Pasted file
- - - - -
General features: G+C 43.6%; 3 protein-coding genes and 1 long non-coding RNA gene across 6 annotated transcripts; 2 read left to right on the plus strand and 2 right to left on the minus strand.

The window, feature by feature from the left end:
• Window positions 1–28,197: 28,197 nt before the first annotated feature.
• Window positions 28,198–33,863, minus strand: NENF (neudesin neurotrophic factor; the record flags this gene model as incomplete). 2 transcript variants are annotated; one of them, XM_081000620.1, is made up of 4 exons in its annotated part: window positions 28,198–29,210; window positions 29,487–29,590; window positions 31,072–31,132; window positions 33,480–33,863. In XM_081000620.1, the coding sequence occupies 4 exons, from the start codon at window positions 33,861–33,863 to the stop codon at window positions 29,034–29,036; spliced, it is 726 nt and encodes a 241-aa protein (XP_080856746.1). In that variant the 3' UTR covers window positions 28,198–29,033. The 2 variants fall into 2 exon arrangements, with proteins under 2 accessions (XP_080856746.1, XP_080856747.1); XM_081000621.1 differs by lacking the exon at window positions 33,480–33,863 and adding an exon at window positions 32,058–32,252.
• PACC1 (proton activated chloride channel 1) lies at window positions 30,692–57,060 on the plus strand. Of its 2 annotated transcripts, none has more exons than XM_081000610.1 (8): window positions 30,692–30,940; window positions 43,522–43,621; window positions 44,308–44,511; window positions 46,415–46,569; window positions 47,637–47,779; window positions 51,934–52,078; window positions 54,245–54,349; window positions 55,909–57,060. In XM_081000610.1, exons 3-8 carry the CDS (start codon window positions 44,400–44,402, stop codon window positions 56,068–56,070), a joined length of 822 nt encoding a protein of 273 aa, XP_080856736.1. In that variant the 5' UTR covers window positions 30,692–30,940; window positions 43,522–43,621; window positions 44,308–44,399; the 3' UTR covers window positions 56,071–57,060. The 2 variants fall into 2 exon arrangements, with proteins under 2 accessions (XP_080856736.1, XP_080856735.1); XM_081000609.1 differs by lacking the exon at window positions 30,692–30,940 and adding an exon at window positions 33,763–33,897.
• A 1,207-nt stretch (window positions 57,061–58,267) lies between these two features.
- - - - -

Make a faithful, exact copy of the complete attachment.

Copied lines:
General features: G+C 43.6%; 3 protein-coding genes and 1 long non-coding RNA gene across 6 annotated transcripts; 2 read left to right on the plus strand and 2 right to left on the minus strand.

The window, feature by feature from the left end:
• Window positions 1–28,197: 28,197 nt before the first annotated feature.
• Window positions 28,198–33,863, minus strand: NENF (neudesin neurotrophic factor; the record flags this gene model as incomplete). 2 transcript variants are annotated; one of them, XM_081000620.1, is made up of 4 exons in its annotated part: window positions 28,198–29,210; window positions 29,487–29,590; window positions 31,072–31,132; window positions 33,480–33,863. In XM_081000620.1, the coding sequence occupies 4 exons, from the start codon at window positions 33,861–33,863 to the stop codon at window positions 29,034–29,036; spliced, it is 726 nt and encodes a 241-aa protein (XP_080856746.1). In that variant the 3' UTR covers window positions 28,198–29,033. The 2 variants fall into 2 exon arrangements, with proteins under 2 accessions (XP_080856746.1, XP_080856747.1); XM_081000621.1 differs by lacking the exon at window positions 33,480–33,863 and adding an exon at window positions 32,058–32,252.
• PACC1 (proton activated chloride channel 1) lies at window positions 30,692–57,060 on the plus strand. Of its 2 annotated transcripts, none has more exons than XM_081000610.1 (8): window positions 30,692–30,940; window positions 43,522–43,621; window positions 44,308–44,511; window positions 46,415–46,569; window positions 47,637–47,779; window positions 51,934–52,078; window positions 54,245–54,349; window positions 55,909–57,060. In XM_081000610.1, exons 3-8 carry the CDS (start codon window positions 44,400–44,402, stop codon window positions 56,068–56,070), a joined length of 822 nt encoding a protein of 273 aa, XP_080856736.1. In that variant the 5' UTR covers window positions 30,692–30,940; window positions 43,522–43,621; window positions 44,308–44,399; the 3' UTR covers window positions 56,071–57,060. The 2 variants fall into 2 exon arrangements, with proteins under 2 accessions (XP_080856736.1, XP_080856735.1); XM_081000609.1 differs by lacking the exon at window positions 30,692–30,940 and adding an exon at window positions 33,763–33,897.
• A 1,207-nt stretch (window positions 57,061–58,267) lies between these two features.